The moment the investment started sputtering and stalling was the day the head engineer quit his job. His resignation letter, hand-delivered to the CEO in the morning, hit the new private equity investors of the company like a bucket of ice water. They had only recently acquired the southern German plant manufacturer for a load of cash. The engineer, a key figure in the company, had assured the new owners just the day before, again, that he would stay on in the new era.

As the news of his sudden departure reached the asset managers, they instantly realized the momentousness of his decision. But before they could even discuss how to deal with the consequences, more resignations turned up within hours. Three senior sales people and service technicians quit by lunchtime, a serious upheaval in the midsized company. According to the grapevine emerging that day, they did not believe that their future was golden under the new ownership.

The acquisition had been rather expensive in the first place. It was after all a seller’s market in the German corporate world. Potential investors from all corners of the globe – Europe, the Middle East, China, the U.S. – were lining up around the block to buy up German “hidden gems”. Midsized, globally successful, family-owned businesses.

The backdrop to this phenomenon was fast-growing private wealth, which to this day has been giving private equity investments a massive shot in the arm. Whereas PE assets under management totaled approx. $ 30 billion worldwide in 1992, they had reached $ 4,000 billion (=4 trillion) by 2015, according to the private equity marketplace Palico based in Paris. By 2020, Palico predicts the PE market will have doubled to $ 8 trillion. But the demand for attractive investment opportunities already far exceeds the supply. And thus investors are jumping at the chance to snatch up, among other things, successful German engineering companies. They are seen as solid and reliable, like the plant builder in southern Germany.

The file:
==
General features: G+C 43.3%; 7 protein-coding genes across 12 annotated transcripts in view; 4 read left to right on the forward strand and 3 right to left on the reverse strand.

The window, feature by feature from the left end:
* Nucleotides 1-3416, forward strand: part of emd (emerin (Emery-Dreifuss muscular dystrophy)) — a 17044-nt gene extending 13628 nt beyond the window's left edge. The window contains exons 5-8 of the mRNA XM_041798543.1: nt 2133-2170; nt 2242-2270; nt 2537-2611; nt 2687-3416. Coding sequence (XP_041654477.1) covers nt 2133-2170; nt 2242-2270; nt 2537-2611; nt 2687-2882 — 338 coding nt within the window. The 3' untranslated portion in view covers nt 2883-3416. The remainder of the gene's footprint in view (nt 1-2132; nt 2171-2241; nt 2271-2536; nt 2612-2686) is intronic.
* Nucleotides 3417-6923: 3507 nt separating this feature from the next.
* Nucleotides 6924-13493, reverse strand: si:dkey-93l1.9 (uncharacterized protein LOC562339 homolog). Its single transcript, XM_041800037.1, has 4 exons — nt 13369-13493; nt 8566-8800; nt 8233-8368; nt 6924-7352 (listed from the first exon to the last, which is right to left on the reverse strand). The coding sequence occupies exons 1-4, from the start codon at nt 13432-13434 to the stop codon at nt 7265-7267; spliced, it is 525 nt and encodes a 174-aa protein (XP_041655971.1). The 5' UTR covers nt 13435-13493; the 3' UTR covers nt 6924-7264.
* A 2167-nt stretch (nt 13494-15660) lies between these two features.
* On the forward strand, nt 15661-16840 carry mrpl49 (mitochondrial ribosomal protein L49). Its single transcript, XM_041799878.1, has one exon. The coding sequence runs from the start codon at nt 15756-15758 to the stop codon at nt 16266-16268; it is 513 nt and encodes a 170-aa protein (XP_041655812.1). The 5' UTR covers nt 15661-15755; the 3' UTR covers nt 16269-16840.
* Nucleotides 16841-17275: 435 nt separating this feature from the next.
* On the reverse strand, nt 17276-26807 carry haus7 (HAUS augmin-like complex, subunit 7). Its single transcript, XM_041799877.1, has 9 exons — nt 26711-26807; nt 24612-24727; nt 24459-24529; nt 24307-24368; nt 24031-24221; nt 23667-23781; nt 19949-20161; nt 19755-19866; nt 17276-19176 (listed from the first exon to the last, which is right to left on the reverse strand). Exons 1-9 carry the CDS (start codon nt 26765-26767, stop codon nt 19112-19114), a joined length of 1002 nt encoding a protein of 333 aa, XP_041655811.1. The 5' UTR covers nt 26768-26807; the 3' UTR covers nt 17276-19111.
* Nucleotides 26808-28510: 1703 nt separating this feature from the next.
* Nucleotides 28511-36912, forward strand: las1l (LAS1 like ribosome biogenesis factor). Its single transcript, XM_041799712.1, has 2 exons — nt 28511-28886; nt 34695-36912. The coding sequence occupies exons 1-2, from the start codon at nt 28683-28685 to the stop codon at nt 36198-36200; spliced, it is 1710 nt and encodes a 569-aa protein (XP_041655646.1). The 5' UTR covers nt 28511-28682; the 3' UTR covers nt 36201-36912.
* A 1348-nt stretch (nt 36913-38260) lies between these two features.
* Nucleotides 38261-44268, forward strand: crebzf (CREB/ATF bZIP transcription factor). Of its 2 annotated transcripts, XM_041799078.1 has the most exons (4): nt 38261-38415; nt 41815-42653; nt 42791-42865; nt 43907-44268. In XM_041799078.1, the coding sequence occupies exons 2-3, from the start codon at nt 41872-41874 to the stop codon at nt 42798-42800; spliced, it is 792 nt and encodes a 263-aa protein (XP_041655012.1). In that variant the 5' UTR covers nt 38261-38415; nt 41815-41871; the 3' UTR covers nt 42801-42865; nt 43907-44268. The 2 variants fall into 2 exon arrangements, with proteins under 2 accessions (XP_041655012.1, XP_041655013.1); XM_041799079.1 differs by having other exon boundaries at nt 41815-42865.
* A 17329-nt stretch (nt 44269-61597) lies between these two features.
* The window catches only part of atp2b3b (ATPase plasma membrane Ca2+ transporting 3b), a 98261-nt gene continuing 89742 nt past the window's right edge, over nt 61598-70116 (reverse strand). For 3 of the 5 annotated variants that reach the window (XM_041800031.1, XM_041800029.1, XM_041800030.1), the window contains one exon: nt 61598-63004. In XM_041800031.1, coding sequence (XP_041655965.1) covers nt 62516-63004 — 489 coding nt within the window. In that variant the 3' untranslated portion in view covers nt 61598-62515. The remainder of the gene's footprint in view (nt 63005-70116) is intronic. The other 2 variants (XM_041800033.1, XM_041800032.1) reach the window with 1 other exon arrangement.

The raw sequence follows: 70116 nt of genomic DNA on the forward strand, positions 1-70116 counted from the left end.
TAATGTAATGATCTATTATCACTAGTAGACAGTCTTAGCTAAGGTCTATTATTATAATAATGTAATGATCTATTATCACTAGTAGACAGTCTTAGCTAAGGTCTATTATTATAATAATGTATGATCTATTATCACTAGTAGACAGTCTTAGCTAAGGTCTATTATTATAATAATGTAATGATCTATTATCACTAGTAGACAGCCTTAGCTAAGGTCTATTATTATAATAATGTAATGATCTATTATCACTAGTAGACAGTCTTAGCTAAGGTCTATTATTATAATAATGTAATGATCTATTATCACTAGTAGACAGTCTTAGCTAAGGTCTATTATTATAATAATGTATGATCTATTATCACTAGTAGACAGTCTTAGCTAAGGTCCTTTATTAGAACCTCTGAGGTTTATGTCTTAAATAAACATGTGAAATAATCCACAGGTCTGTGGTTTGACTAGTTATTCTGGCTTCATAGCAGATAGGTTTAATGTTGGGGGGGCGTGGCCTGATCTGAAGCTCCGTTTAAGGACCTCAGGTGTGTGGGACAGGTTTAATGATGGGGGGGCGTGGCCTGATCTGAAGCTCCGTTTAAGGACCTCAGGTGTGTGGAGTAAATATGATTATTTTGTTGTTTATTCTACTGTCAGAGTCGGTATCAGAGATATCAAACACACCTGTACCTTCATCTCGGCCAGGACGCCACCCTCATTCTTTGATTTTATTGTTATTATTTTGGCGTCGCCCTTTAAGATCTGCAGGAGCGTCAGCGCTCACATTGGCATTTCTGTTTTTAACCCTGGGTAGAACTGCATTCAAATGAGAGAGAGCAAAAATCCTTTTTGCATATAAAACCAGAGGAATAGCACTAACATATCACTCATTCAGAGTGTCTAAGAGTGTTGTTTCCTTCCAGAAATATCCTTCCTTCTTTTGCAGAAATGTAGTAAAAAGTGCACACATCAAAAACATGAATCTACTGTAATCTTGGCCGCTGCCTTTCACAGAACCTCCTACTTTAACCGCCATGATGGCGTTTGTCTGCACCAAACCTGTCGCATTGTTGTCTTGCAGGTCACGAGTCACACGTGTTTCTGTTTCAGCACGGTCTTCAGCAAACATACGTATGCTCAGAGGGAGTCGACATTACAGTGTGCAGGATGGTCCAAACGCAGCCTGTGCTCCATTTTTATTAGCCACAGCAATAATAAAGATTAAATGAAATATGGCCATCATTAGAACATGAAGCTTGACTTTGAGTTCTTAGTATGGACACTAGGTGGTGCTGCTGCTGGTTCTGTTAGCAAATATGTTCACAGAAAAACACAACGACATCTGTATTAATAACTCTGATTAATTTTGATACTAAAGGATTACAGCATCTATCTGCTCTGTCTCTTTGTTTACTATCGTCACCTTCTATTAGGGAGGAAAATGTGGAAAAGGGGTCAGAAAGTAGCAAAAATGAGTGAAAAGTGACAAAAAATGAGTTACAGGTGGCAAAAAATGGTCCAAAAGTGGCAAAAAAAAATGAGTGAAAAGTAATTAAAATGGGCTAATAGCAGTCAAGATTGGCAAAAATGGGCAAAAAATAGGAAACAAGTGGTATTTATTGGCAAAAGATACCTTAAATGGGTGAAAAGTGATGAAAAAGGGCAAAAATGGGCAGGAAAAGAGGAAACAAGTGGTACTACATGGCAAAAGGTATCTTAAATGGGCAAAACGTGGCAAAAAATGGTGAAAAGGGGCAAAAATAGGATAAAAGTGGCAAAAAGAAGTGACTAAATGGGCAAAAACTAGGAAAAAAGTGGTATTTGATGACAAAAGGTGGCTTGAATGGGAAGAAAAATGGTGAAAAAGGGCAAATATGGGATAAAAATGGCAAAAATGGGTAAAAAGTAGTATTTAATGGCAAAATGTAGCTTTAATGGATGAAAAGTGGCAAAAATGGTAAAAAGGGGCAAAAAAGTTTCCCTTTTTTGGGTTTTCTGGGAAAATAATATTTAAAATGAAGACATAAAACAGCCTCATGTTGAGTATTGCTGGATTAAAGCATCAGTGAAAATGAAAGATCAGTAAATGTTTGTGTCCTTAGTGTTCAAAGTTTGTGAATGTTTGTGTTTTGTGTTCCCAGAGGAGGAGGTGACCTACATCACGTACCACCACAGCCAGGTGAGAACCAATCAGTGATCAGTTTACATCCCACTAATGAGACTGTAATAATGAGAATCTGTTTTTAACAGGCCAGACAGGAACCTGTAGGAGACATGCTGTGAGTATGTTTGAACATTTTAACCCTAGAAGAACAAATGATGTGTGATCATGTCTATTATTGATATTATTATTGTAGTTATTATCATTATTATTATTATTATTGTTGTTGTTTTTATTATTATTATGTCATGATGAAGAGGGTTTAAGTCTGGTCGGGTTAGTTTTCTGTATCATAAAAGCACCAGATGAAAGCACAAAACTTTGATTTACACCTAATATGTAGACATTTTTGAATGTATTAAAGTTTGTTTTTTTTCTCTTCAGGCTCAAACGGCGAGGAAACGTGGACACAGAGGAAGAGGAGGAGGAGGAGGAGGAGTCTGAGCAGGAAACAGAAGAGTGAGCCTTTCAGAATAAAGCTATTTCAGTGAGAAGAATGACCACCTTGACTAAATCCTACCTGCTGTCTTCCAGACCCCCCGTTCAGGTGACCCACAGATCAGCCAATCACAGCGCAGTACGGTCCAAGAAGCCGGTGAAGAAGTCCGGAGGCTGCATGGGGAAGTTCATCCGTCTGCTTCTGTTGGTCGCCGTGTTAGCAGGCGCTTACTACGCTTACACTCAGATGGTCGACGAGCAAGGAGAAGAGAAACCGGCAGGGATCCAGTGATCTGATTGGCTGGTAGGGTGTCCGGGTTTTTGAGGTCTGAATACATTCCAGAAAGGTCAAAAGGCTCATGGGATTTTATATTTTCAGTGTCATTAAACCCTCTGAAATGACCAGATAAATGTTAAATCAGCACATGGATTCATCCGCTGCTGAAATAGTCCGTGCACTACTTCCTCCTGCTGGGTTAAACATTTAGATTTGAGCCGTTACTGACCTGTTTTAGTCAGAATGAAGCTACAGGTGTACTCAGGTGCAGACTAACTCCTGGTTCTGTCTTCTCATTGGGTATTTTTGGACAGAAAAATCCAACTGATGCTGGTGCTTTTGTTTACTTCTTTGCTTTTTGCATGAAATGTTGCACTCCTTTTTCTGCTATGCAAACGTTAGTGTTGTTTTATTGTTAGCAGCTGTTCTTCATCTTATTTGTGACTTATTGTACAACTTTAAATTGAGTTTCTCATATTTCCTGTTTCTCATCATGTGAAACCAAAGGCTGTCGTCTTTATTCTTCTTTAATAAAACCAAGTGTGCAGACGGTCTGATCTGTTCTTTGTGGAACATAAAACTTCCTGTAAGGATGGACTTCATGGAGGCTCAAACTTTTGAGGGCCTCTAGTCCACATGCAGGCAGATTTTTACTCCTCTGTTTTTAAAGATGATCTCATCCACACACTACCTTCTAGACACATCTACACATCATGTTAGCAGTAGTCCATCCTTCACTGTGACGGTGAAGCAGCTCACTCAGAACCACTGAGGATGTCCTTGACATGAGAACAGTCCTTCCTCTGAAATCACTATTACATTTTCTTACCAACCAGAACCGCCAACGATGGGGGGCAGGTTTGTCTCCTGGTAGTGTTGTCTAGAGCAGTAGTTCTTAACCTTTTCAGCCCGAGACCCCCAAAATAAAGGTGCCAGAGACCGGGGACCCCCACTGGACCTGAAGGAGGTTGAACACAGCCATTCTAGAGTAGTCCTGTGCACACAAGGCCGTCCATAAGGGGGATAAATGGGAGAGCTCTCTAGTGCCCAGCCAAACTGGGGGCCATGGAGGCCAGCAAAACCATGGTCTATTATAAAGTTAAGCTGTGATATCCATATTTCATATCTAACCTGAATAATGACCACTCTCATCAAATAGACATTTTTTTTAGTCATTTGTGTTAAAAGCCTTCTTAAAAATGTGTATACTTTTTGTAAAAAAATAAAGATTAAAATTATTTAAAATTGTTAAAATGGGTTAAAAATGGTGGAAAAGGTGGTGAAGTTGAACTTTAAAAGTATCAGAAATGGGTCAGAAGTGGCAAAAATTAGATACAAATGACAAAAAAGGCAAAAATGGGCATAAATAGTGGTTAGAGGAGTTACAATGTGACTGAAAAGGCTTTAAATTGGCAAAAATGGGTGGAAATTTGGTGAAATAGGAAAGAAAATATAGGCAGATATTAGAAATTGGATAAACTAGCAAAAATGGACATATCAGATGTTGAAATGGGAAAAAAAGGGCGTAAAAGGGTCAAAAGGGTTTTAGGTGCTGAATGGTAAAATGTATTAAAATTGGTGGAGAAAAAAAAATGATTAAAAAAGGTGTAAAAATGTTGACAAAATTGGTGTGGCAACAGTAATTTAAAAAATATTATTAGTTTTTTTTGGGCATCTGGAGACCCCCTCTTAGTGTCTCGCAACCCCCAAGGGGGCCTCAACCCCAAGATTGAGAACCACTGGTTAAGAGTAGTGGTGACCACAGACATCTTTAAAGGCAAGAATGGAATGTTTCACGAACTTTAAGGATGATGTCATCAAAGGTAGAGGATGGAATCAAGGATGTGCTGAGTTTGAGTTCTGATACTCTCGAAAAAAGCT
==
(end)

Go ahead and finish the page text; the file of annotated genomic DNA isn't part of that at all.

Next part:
When the Music Stopped Playing

We were hired as investigators to look into the sudden personnel departures and found that the head engineer had started a new Ltd. company in a neighboring country not far from his previous job. The financier of the new venture was a local entrepreneur with deep pockets. Meanwhile, a first wave of customers began canceling their contracts with the plant manufacturer and signed up with the brand-new competition, who were offering competitive prices for their services.

We scrutinized the laptop computers left behind by the departing staff. A breadcrumb trail of bits and bytes showed that customer lists and tens of thousands of engineering documents had miraculously left the building in recent months. Most of them in the last two weeks before the resignation wave.

Also, part of a business plan was discovered, outlining the new Ltd.’s strategic direction. The document’s time stamps suggested that its creators had lied about their intentions for quite some time.

Armed with the assembled proof, the plant manufacturer filed a criminal complaint, a likely breach of competition law, with the local prosecutor’s office. The case is now a government investigation that will probably drag on for years, outcome unknown. It is unclear, too, whether the plant manufacturer’s business will continue to flourish as it did in the past forty years. All it took was a data breach and a few disgruntled key employees to turn a rock-solid investment into a liability within a few days.

Investors beware: prepare for such scenarios. Because cases like this happen every week.

Collect background information about key personnel before the takeover, so that there are no surprises. Look into the IT situation: how well protected are the company’s ‘crown jewels’? Are there any open barn doors that may be used to squirrel away intellectual property? And finally, talk to the key personnel early in the game and keep your promises to them. They will judge you by your actions, not your words.

Sebastian Okada / 28.01.2018